MTV is looking for buzz among its core audience of young viewers, rather than
payments to cable operators, to push the channel. Many programmers with new
channels, like Fox with its news channel and even MTV itself with its new TV
Land channel, have been offering cash payments to get onto cable systems.

Freston said M2 would try a different strategy: The channel will be offered
to operators without charge. "We're not going to charge for the service for
the foreseeable future," he said. "The upside is advertising."

Actually, MTV says it will even eat the advertising revenues for a year;
expecting tiny initial audiences, it will not attempt to sell the channel to
advertisers until next summer, Freston said.

Advertisers have always supported MTV because its audience, while never large
on a regular basis, is so purely a young group that it is rarely reached as
well by any other outlet.

"We reach 40 to 45 percent of young Americans," Freston said. "That's why our
audience is so desirable to advertisers. And the audience for the new
channel, which we think will include a lot of opinion leaders, will be
especially coveted."

MTV's economies of scale make the start-up costs for the channel extremely
low, Freston said. He said it would take very few employees to get the channel

The MTV music programming staff held meetings last week to plan the music
rotation for M2; the MTV promotion staff met to discuss plans to create an
identity for M2. Many videos used on the channel will come from MTV's enormous
video library.

Freston declined to cite a specific start-up cost for the channel, but he
said it would be easily absorbable.

"We've been growing in revenues by 20 to 30 percent for the last six years,"
he said.

MTV has become this successful partly by evolving from its original
music-video program format into a wider pop cultural meeting place for
teen-age and young-adult viewers.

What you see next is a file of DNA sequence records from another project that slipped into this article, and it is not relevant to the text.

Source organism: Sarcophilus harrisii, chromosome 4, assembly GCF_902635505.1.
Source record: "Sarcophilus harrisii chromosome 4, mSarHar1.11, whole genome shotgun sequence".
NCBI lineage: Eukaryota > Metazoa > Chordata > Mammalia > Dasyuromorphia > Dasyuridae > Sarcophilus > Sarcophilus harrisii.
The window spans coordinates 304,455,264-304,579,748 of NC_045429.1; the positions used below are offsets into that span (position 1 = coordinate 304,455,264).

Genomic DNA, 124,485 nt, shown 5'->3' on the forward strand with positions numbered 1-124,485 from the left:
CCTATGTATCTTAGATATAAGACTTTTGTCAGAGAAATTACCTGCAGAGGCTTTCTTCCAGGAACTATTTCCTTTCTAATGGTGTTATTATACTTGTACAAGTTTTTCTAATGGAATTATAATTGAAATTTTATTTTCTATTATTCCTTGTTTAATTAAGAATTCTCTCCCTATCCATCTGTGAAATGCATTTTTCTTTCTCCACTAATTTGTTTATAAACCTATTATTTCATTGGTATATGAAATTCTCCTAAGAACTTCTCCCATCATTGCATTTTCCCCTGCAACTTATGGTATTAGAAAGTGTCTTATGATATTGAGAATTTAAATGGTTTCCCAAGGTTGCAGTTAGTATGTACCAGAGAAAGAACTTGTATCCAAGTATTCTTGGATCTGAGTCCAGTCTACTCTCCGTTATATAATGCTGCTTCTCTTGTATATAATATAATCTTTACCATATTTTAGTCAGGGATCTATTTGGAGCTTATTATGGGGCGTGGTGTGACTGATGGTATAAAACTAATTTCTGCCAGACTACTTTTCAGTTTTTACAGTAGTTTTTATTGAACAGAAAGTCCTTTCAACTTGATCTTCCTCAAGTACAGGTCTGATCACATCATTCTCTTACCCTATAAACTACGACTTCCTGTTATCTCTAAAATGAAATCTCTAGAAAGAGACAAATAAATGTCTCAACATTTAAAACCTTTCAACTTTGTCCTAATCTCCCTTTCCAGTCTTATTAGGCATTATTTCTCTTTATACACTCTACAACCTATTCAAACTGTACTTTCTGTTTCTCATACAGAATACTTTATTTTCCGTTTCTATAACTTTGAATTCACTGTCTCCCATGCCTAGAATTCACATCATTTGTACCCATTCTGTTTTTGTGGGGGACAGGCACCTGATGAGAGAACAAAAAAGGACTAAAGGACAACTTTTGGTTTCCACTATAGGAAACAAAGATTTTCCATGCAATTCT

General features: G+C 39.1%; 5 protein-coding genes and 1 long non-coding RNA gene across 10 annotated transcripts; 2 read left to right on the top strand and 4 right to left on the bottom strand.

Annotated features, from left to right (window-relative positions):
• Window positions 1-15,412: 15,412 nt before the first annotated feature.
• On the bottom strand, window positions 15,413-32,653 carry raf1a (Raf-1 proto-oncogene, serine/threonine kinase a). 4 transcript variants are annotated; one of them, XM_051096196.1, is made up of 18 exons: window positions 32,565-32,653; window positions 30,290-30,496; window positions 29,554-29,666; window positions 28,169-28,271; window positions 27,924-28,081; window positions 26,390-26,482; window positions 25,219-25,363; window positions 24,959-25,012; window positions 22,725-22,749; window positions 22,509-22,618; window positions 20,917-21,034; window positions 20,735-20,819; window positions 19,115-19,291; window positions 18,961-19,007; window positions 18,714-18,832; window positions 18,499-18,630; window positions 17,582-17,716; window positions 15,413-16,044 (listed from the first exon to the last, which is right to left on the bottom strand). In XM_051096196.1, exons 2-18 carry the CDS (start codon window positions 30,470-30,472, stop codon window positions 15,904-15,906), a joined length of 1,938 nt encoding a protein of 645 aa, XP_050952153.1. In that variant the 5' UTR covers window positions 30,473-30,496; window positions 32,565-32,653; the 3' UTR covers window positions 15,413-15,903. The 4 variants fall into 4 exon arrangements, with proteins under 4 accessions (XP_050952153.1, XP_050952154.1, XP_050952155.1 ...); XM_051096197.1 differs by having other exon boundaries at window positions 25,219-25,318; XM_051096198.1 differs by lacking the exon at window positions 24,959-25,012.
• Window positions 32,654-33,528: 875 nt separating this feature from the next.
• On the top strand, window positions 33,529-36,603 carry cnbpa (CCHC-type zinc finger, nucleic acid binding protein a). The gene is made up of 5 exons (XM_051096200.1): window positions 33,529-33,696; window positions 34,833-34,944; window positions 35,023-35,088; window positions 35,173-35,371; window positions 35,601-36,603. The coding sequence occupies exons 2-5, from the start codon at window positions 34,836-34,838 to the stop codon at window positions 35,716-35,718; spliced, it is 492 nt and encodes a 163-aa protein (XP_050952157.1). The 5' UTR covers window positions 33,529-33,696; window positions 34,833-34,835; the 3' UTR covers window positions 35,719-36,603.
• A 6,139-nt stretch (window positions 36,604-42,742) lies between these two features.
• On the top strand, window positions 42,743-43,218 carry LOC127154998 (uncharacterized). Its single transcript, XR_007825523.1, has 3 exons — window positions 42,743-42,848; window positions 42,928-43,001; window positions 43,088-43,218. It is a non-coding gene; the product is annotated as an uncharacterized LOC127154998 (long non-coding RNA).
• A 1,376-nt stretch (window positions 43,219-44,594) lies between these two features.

MTV has received some criticism from music purists for augmenting its music
format with entertainment programming like the documentary series "The Real
World" and the game show "Singled Out." Both are extremely popular, but the
MTV executives acknowledged that true music aficionados probably are not fans.

The network's executives perceived that a new channel could be carved out of
a return of sorts to MTV's music-pure roots.

They cited the number of music sites on the Internet, 72,000 at their last
count, as evidence that there is so much passion for pure music-oriented
material that MTV does not have to cannibalize its own audience to build a new

MTV intends to do just that: put M2 in front of viewers. "We almost have a
non-marketing strategy," Freston said. The company expects to establish an
identity for the new channel by relying on its creative promotional staff,
whom which Freston called "the heart and soul of this company."

They already have plans to brand the new channel as the next cool thing,
taking the flip-side idea to such lengths as playing the MTV theme music
backwards and creating images of the underside of everything, like eggs over

"This is how we play against the big boys, against all those other networks
out there" Freston said. "We create a personality. By the time we're through,
M2 will have a personality that everybody will recognize."